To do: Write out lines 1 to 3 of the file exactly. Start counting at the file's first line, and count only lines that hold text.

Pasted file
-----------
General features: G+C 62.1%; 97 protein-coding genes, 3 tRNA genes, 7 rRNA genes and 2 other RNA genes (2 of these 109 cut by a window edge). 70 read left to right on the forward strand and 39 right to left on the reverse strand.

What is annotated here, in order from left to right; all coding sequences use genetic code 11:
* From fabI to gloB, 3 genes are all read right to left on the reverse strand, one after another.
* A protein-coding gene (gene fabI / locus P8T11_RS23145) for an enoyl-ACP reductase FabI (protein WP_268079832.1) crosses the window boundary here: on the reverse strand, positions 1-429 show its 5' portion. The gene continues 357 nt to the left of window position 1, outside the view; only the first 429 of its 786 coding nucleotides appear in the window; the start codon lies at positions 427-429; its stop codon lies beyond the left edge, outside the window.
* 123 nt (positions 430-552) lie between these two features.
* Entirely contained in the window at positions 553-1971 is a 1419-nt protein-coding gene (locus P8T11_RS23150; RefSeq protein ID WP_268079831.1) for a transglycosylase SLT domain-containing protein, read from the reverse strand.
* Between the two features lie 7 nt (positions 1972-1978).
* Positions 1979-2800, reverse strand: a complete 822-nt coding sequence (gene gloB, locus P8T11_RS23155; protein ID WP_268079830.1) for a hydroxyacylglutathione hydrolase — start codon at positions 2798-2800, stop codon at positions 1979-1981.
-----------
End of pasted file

General features: G+C 62.1%; 97 protein-coding genes, 3 tRNA genes, 7 rRNA genes and 2 other RNA genes (2 of these 109 cut by a window edge). 70 read left to right on the forward strand and 39 right to left on the reverse strand.

What is annotated here, in order from left to right; all coding sequences use genetic code 11:
* From fabI to gloB, 3 genes are all read right to left on the reverse strand, one after another.